James Law - Institute of Health and Society, Newcastle University, Newcastle upon Tyne, UK
Ann S Le Couteur - Institute of Health and Society, Newcastle University, Newcastle upon Tyne, UK
Geraldine Macdonald - School of Sociology, Social Policy and Social Work, Queen’s University Belfast, Belfast, Northern Ireland, UK
Elaine M McColl - Institute of Health and Society, Newcastle University, Newcastle upon Tyne, UK
Christopher Morris - PenCRU, Child Health Group, University of Exeter Medical School, University of Exeter, Exeter, UK
Jacqueline Rodgers - Institute of Neuroscience, Newcastle University, Newcastle upon Tyne, UK
Emily Simonoff - Institute of Psychiatry, Psychology & Neuroscience, King’s College London, London, UK
Caroline B Terwee - Department of Epidemiology and Biostatistics, VU University Medical Center, Amsterdam, The Netherlands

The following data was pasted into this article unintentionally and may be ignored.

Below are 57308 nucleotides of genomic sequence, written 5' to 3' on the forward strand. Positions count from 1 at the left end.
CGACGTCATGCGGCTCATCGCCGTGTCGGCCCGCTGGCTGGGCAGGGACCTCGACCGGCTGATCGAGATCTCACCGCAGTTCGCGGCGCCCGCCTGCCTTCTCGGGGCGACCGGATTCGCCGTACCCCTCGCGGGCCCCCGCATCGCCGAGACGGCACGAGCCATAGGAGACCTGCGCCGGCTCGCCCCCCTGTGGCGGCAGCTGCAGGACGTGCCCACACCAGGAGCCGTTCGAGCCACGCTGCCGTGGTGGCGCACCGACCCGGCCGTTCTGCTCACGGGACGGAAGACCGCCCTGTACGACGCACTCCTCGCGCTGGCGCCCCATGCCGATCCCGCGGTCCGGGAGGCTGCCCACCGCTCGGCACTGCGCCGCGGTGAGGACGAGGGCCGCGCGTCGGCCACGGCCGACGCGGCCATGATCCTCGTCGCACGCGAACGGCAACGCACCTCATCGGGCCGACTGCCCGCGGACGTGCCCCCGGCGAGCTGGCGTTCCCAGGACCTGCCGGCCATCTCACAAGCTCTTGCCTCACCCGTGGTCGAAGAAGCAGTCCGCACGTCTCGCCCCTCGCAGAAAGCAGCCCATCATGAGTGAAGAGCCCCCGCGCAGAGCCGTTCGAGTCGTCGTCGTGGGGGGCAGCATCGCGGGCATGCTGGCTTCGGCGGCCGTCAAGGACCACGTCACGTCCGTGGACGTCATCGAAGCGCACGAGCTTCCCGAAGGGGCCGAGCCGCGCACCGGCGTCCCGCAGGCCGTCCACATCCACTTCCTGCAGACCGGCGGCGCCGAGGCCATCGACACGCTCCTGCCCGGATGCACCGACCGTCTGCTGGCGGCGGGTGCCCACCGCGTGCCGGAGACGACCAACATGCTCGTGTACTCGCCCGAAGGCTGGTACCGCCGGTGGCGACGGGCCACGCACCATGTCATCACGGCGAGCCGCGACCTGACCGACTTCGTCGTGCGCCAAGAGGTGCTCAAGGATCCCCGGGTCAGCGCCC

Katrina Williams - University of Melbourne, Royal Children’s Hospital and Murdoch Childrens Research Institute, Melbourne, Australia
Here is a summary of what we did and what we found:
The MeASURe (Measurement in Autism Spectrum disorder Under Review) project aimed to find the best tools, such as tests and questionnaires, to measure the progress of children with autism up to the age of 6 years.
First, we asked people what they thought it was important to measure. Parents, and children and adults with autism, told us that happiness, anxiety and sensory overload were most important. Health and education staff said they needed tools to measure areas of difficulty. This was because these are important when deciding whether a child has autism, and in finding out what things help them.